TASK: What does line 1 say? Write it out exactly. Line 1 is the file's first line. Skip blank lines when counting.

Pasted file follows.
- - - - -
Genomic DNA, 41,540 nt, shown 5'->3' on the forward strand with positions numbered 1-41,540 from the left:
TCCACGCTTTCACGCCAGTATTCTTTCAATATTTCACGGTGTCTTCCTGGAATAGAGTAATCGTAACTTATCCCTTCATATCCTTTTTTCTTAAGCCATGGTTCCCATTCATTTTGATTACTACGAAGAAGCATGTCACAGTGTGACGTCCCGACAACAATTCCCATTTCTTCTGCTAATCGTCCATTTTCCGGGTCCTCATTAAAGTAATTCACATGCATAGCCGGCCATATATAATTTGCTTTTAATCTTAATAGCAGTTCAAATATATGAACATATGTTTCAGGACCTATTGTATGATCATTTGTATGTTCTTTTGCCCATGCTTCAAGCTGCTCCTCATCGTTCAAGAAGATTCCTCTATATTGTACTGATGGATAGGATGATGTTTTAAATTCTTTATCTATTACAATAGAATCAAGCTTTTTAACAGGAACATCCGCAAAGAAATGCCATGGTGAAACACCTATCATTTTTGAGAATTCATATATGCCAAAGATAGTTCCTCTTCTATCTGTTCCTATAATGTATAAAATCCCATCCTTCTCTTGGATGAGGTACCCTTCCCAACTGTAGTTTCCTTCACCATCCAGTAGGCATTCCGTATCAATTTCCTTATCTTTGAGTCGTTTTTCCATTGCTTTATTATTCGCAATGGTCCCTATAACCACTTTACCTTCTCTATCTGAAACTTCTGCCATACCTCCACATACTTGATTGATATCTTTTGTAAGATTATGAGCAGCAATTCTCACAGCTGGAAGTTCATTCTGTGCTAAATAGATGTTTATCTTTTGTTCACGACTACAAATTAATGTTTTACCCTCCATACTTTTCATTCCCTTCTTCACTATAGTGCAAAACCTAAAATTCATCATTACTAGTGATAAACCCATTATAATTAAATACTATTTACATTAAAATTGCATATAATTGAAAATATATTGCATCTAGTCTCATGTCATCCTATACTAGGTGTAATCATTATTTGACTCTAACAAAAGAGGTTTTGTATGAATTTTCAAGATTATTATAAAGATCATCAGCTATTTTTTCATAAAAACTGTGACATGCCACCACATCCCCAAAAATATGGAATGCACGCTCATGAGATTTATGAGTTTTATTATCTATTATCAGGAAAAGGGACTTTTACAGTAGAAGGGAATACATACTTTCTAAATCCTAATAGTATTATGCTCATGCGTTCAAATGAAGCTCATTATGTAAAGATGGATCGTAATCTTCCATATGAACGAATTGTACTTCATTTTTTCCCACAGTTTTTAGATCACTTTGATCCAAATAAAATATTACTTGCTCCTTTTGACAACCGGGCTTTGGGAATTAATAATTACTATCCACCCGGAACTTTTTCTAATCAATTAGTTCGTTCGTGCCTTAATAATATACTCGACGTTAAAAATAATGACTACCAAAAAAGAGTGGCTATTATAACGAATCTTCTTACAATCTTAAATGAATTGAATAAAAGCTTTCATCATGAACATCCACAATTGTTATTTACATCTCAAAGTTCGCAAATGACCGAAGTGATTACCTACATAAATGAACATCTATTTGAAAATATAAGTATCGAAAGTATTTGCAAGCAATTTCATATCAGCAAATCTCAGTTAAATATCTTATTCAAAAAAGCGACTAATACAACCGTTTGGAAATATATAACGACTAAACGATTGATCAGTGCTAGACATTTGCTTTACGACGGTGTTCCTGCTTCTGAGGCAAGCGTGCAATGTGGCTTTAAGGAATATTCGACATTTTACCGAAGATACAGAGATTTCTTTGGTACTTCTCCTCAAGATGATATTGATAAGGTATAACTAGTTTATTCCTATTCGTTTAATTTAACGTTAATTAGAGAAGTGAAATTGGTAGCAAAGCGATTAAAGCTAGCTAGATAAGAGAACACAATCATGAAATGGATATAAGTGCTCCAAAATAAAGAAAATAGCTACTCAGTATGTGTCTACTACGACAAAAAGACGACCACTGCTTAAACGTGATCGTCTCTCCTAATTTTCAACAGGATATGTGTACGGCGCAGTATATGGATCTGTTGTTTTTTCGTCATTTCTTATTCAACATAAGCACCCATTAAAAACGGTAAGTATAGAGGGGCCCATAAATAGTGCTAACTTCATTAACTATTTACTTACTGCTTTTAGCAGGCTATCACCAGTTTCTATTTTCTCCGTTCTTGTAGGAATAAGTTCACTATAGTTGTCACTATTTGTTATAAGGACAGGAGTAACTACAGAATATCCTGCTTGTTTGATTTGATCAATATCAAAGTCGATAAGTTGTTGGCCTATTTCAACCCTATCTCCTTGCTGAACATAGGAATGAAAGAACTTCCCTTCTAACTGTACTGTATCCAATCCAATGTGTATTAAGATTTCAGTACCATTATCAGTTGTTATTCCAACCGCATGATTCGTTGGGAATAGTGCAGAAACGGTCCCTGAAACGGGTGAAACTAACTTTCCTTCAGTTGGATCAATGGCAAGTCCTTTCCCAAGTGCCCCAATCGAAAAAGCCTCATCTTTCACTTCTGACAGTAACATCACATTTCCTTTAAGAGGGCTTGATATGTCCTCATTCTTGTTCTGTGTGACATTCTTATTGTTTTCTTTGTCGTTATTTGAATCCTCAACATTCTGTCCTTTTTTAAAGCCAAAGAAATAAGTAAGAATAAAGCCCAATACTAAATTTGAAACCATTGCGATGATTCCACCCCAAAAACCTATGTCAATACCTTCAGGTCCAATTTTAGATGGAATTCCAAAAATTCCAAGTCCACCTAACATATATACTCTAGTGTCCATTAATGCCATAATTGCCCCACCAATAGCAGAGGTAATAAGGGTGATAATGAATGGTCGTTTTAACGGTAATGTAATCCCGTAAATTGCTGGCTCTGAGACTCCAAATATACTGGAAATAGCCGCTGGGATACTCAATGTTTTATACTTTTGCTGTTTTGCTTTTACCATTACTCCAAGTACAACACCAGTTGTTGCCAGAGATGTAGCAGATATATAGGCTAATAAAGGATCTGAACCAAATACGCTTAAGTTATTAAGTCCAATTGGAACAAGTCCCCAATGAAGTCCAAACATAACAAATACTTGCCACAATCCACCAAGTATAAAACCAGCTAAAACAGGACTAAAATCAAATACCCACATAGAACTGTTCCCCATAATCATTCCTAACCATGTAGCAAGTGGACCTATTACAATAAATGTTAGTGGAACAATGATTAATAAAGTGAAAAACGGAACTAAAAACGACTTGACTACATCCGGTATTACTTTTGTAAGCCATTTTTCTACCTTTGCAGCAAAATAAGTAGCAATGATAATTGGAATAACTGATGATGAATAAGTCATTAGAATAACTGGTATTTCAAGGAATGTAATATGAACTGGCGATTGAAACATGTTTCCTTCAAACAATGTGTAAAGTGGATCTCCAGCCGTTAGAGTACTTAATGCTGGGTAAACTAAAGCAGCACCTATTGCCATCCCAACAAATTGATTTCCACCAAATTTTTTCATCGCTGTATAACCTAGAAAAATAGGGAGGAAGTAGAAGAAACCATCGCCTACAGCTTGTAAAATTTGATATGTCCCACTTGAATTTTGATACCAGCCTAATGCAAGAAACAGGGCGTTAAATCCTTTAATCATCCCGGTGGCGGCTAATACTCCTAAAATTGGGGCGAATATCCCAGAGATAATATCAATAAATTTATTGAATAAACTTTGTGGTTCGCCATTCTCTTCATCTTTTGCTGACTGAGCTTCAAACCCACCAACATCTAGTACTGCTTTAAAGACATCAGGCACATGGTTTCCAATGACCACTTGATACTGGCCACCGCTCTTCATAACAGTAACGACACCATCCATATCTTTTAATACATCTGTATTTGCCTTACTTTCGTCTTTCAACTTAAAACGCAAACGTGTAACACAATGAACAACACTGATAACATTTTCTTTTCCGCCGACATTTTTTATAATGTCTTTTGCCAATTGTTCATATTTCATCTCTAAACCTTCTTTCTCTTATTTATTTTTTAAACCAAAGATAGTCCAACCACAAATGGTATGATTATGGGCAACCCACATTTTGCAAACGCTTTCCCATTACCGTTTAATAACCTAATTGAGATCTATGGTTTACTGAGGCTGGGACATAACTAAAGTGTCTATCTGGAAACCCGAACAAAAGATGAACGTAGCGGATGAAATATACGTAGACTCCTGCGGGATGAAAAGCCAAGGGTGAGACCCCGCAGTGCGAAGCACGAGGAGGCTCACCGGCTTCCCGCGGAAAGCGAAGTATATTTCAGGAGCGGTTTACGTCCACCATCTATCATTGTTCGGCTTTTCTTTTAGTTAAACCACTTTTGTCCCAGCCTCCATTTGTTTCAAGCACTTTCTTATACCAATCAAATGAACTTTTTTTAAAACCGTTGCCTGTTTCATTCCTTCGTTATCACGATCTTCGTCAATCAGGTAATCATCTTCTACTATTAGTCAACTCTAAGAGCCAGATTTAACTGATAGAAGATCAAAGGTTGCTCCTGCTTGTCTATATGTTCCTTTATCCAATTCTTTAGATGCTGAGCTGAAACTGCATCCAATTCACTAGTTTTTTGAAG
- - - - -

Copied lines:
Genomic DNA, 41,540 nt, shown 5'->3' on the forward strand with positions numbered 1-41,540 from the left: